Evaluation of anti-smoking television advertising on tobacco control among urban community population in Chongqing, China

Xianglong Xu, Tao Gong, Yong Zhang, Chengbin Wu, Yaojie Xie, Harry H.X. Wang, Runzhi Zhu, Wentao Li, Libin An, Yong Zhao

Research output: Journal article publicationJournal articleAcademic researchpeer-review

2 Citations (Scopus)

Abstract

Background: China is the largest producer and consumer of tobacco in the world. Considering the constantly growing urban proportion, persuasive tobacco control measures are important in urban communities. Television, as one of the most pervasive mass media, can be used for this purpose. Methods: The anti-smoking advertisement was carried out in five different time slots per day from 15 May to 15 June in 2011 across 12 channels of Chongqing TV. A cross-sectional study was conducted in the main municipal areas of Chongqing. A questionnaire was administered in late June to 1,342 native residents aged 18-45, who were selected via street intercept survey. Results: Respondents who recognized the advertisement (32.77 %) were more likely to know or believe that smoking cigarettes caused impotence than those who did not recognize the advertisement (26.11 %). According to 25.5 % of smokers, the anti-smoking TV advertising made them consider quitting smoking. However, females (51.7 %) were less likely to be affected by the advertisement to stop and think about quitting smoking compared to males (65.6 %) (OR = 0.517, 95 % CI [0.281-0.950]). In addition, respondents aged 26-35 years (67.4 %) were more likely to try to persuade others to quit smoking than those aged 18-25 years (36.3 %) (OR = 0.457, 95 % CI [0.215-0.974]). Furthermore, non-smokers (87.4 %) were more likely to find the advertisement relevant than smokers (74.8 %) (OR = 2.34, 95 % CI [1.19-4.61]). Conclusions: This study showed that this advertisement did not show significant differences on smoking-related knowledge and attitude between non-smokers who had seen the ad and those who had not. Thus, this form may not be the right tool to facilitate change in non-smokers. The ad should instead be focused on the smoking population. Gender, smoking status, and age influenced the effect of anti-smoking TV advertising on the general population in China.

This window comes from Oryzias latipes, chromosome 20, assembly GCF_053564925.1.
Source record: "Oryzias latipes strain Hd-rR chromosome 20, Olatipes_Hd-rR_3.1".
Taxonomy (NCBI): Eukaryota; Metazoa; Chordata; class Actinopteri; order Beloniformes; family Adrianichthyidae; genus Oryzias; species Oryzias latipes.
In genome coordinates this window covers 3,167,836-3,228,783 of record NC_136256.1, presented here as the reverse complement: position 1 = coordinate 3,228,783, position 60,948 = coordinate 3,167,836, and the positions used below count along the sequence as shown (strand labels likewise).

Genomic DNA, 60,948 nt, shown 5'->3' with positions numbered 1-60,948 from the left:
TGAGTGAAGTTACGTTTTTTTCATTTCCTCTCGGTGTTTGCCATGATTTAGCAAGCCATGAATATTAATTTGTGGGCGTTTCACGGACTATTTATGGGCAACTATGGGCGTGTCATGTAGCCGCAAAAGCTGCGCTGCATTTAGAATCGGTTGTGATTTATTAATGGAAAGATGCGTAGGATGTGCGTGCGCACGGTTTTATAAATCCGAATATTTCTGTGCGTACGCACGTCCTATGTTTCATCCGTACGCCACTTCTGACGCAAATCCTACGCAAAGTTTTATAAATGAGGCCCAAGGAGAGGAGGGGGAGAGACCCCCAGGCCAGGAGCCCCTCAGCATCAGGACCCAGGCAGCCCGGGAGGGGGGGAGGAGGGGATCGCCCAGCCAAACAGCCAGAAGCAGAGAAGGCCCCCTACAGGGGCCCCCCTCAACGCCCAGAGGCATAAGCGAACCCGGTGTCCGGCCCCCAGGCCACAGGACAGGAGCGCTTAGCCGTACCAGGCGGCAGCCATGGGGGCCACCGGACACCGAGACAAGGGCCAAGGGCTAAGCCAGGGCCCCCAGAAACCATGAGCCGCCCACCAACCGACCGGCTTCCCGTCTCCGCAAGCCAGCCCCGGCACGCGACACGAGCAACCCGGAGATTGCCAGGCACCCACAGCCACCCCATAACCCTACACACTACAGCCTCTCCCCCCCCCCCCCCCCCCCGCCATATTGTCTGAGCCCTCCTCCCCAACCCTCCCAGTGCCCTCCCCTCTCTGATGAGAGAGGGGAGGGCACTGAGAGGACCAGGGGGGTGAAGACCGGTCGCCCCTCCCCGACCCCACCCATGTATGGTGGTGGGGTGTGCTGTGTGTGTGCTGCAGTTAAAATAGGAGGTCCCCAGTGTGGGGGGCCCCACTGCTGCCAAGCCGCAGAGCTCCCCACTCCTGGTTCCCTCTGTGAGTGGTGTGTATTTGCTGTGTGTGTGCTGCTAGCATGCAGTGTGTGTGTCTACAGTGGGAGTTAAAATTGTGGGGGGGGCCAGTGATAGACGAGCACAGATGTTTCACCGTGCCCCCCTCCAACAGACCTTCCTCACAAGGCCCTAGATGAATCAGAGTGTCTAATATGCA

Original languageEnglish
Article number57
Pages (from-to)1-13
Number of pages13
JournalTobacco Induced Diseases
Volume13
Issue number1
DOIs
Publication statusPublished - 1 Dec 2015

Keywords

  • Anti-smoking
  • China
  • evaluation
  • television advertising
  • urban community

ASJC Scopus subject areas

  • Health(social science)
  • Medicine (miscellaneous)
  • Public Health, Environmental and Occupational Health

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